If a recruit is dishonest about his or her criminal history, there may be serious consequences and charges with a felony for submitting a fraudulent application.
A waiver is possible for some crimes, including:
- Civil offenses
- Minor non-traffic-related charges
- A combination of minor and misdemeanor charges
- A single serious misconduct felony charge
The waiver decision will look at whether or not there have been repeated offenses, and if there is evidence of the candidate having learned a lesson from their consequences.
There is no waiver offered for certain circumstances, including:
- Being drunk or on drugs during the enlistment process
- Being kicked out of the military for drug or alcohol abuse
- A history of marijuana use or a conviction of selling drugs
- Three or more drunk driving convictions
- Being on parole, probation, or other type of legal restraint
- Numerous serious civil convictions other than traffic violations
- Having a bad or dishonorable discharge
- Five or more misdemeanors resulting in a disqualifying status
A waiver is not required if someone is arrested but not charged. A waiver is also not required if the charges were dismissed without a guilty verdict.
Felony offenses make it difficult to obtain a waiver. The military has its own definition of a felony offense. This may be different from the definition in a person’s particular state.
Anyone entering the military should be of good moral character. The moral character enlistment standard strives to minimize entry of anyone likely to become a disciplinary case, a security risk, or who is disruptive of:
Military recruits must complete a moral character screening of credit and criminal background. This process looks for criminal records, credit issues, or juvenile adjudication records.
Moral standards for service acceptance are established to disqualify the following types of individuals:
- Anyone under any form of judicial restraint, including bond, probation, imprisonment, or parole
- Those with significant criminal records
- Anyone convicted of a felony without a waiver
- Anyone with a less than honorable discharge from previous military service
- Anyone who has exhibited antisocial behavior or other character traits that make them unfit to associate with military personnel
In processing a waiver request, the military looks at information about circumstances of the offense along with letters of recommendation regarding the applicant’s character or suitability for enlistment. These letters must come from responsible community leaders such as school officials, ministers, and law enforcement officials.
Can You Run a Background Check on Yourself?
Doing a background check on yourself before applying for a position with or joining the military will allow you as a felon to know exactly what will be discovered when the military does its review. A felon with any questions can contact an attorney. It is essential to take action and not risk a chance on the results.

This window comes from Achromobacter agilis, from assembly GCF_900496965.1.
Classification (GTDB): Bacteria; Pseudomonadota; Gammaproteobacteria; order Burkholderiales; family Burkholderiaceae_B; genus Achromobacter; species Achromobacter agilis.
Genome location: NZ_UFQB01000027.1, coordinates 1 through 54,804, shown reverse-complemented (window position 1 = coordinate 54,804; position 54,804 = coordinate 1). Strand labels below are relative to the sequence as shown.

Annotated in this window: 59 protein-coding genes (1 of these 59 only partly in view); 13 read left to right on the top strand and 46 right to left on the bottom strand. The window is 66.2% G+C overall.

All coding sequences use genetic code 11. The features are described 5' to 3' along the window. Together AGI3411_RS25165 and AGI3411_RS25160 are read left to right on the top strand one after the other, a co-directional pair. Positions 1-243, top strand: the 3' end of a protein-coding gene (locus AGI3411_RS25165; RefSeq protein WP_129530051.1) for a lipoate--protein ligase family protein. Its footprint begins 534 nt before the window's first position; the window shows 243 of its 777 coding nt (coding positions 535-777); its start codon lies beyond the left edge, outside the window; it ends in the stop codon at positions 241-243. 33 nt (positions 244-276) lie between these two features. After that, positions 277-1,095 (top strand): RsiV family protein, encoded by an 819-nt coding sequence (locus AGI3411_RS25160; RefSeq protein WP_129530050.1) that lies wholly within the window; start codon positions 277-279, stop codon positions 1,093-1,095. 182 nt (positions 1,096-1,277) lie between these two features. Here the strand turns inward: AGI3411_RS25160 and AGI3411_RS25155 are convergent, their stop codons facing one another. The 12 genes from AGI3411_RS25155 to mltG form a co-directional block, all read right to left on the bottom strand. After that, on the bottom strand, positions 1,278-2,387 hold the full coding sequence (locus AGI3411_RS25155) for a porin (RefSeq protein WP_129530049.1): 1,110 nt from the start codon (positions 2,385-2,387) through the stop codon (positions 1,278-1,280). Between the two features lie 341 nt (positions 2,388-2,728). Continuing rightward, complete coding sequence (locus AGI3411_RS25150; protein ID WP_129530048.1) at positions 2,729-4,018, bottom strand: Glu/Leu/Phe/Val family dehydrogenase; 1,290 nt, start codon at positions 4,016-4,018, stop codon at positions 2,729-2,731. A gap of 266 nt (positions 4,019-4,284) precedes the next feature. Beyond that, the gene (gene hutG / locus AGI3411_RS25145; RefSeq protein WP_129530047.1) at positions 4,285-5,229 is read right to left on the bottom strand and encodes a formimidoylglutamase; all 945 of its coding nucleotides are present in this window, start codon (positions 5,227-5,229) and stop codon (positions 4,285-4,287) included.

There are different kinds of personal background checks that a felon can run:
- From the court in which he or she was charged
- A credit report will help determine how financially responsible an individual is
- Driving records for any job involving driving, such as a truck driver
- An educational report through the National Student Clearing House
For someone wanting to do a background check on themselves, there are places that can help. A felon would have the best chance at getting a job with the military or becoming a recruit by having his or her record expunged.
Tips for Success with the Military
Suggestions for a felon to increase his or her chances to be hired by or join the military are:
- Arrive early for an interview
- Dress appropriately
- Make a positive first impression on the interviewers
- Speak clearly
- Make a case for a new job opportunity
- Emphasize relevant experience and skills
- Be ready to provide a job history with a current resume
Don’t hide the fact that he or she has a felony conviction if it comes up. Instead, explain the facts about that conviction without emotion.
It is never a good idea to lie about one’s past on an application. This could result in not being considered for a job if the military finds out about it and could result in criminal prosecution for filing a fraudulent application. Highlight skills and abilities that qualify you for the job and focus on them during the interview.
Take responsibility for past actions and explain how you are putting your life in order. Doing your own background check allows you to know what an employer will see on your record.
Remember that you are not defined by your crime. You must be willing to seeing yourself in a different light and ready to establish an honest life. The best opportunity for success in a new life begins with having support from family and friends. After all, felons do make good employees.
So what do you think about this blog post about whether or not the military runs background checks? Have you or someone you know had the military run a background check? What was that like and was he or she successful in being hired or inducted? Please tell us in the comments below.